By Matt Kaspryzk. Photos by Matt Kaspryzk and Bill Freeman.
Riding bikes with Brian Lopes in Laguna Beach for a couple days? As if that wasn’t enough of a reason to pack my bags, throw in a pair of the much-anticipated new shoes from Pearl Izumi and I’m reminded why this job can be so much fun.
Pearl Izumi’s ‘X Project’ was born out of the need for a hikable and runable mountain bike shoe befitting Trans-Alps style events where there’s time spent off your bike as well as on. For the last two years Pearl Izumi has been developing the X Project shoe with several-time World Champion Brian Lopes providing input. While in development, Lopes claimed a solid victory in the UCI World Cup’s inaugural XC Eliminator this past April using X Project prototypes.
None of us journalists that showed up were going to be winning World Cups anytime soon, but we at least got to ride some of the same trails those athletes train on. In Laguna Beach we tested both the power transfer while riding and the walkability hiking our bikes on the Aliso and Wood Canyon trails. There’s enough technical climbing and grinds up fire roads to get a sense of the stiffness and efficiency while providing plenty of opportunity to unclip and hike sections that would be a lot more fun riding the other direction.
X Project is mainly about the bottom of the shoe. The soles are Italian-made by chianti-sipping cobblers accustomed to mountaineering. I’m not certain about the chianti, it might be pinot grigio. Actually, I really don’t know what they sip. Anyway, I do know you should be thinking about Ducati and Ferrari technologies when looking at the carbon insert that extends toe to heel. That patent-pending carbon fiber plate is made of both unidirectional and woven carbon layers and set in a translucent colored sole. It’s designed to be stiff under the cleat but with enough lateral and tortional flex to make running and hiking more comfortable.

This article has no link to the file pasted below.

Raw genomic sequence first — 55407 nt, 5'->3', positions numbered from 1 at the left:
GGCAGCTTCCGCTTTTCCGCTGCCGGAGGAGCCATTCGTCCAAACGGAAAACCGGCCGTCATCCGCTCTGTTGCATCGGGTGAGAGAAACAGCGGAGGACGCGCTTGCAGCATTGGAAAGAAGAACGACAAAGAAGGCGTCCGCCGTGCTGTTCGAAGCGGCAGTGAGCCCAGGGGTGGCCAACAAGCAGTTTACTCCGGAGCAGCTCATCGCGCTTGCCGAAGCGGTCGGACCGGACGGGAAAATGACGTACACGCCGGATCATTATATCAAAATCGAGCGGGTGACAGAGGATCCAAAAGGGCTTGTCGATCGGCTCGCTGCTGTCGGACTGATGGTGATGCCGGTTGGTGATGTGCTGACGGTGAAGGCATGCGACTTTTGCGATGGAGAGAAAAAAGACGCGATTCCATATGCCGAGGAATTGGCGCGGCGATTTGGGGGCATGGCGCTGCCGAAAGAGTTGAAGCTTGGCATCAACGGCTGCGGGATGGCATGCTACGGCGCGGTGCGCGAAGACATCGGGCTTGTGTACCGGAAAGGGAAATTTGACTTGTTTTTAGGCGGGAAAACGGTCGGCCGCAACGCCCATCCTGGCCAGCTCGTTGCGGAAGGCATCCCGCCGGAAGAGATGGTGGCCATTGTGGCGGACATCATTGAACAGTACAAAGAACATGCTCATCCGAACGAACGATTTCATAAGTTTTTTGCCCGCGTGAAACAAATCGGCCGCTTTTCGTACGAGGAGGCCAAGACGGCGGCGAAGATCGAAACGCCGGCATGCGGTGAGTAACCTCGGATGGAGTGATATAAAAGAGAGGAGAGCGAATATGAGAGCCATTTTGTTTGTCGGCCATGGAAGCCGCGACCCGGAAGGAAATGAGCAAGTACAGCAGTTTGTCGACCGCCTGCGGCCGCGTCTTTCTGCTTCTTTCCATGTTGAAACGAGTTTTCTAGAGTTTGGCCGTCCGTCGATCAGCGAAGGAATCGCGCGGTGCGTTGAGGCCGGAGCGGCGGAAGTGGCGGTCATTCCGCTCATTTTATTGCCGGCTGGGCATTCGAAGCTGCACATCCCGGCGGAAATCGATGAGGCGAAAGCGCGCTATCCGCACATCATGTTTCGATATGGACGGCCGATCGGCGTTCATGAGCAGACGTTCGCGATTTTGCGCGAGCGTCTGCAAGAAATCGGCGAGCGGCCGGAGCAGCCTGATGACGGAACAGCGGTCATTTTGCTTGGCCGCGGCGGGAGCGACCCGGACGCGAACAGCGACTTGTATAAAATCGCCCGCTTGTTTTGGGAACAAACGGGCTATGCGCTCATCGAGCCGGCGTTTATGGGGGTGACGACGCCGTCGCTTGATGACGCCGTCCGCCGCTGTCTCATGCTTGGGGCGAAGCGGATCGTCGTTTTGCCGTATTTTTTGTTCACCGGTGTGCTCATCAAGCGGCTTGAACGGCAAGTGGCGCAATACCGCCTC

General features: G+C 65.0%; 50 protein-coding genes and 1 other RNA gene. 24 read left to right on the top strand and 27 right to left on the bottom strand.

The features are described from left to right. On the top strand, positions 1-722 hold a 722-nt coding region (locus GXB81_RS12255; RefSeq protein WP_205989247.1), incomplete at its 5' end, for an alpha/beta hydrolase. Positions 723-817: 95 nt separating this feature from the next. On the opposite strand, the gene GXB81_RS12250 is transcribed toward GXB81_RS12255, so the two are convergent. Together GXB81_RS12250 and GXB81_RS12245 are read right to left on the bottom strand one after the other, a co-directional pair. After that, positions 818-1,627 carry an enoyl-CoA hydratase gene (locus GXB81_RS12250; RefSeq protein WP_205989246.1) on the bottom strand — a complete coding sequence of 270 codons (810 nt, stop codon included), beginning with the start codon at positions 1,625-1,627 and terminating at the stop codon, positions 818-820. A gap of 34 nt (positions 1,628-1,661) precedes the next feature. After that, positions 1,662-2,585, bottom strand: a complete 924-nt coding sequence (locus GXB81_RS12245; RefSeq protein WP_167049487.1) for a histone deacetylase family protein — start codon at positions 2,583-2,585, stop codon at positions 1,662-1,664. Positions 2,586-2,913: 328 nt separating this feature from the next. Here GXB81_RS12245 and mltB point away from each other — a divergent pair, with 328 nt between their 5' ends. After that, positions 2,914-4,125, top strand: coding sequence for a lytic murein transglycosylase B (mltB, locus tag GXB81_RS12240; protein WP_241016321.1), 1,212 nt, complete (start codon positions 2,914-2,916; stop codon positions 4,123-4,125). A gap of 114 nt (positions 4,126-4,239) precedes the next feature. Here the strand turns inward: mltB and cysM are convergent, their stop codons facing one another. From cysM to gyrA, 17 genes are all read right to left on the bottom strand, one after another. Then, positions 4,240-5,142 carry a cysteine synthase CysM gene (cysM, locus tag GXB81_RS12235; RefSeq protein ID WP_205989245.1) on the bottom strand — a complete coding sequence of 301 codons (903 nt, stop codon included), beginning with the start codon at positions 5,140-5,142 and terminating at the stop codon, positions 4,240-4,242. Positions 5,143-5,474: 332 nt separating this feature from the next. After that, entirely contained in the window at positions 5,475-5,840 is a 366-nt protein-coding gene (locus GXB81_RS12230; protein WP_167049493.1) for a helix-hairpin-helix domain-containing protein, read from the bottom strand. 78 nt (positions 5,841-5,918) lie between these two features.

Pearl Izumi claims that there is no loss in power transfer, and the comfort off the bike is greatly increased because of the flexibility of the sole. The lugs are in molded and semi-hollow for reduced weight. The flex isn’t very drastic. Trying to compress or twist the shoes in your hand only gives a slight hint of the engineering. On the foot they are still stiff and efficient feeling, but certainly more comfortable walking than other carbon soled shoes.
The upper construction is where the differences of price and fit are. The green 1.0 level shoe has a completely bonded construction on top. It’s almost totally void of seams with lots of breathable mesh. There’s EVA foam under the heels of every model to absorb impacts, just like some running shoes.
As you drop in price the weight increases and so does the stitching. There’s less bonded construction and more stitched. The 2.0 and 3.0 versions have women specific sizing and colors.
1.0 and 2.0 versions also come with Pearl Izumi’s 1:1 Insole System with interchangeable varus wedge and arch support for a more custom fit. The new X Project shoes will be available in March along with a revamped mountain bike apparel line from Pearl Izumi.
If you need to get out of the doldrums of winter weather for some trail and beach time, I’d recommend you check out the Aliso Creek Inn. It’s right across the street from the Aliso Beach Park with superb access to the local trails, beaches, golf course and town. The inn is under new management that’s interested in making the facility more cycling friendly. Expect some new bike amenities and remodeled accommodations for 2013.
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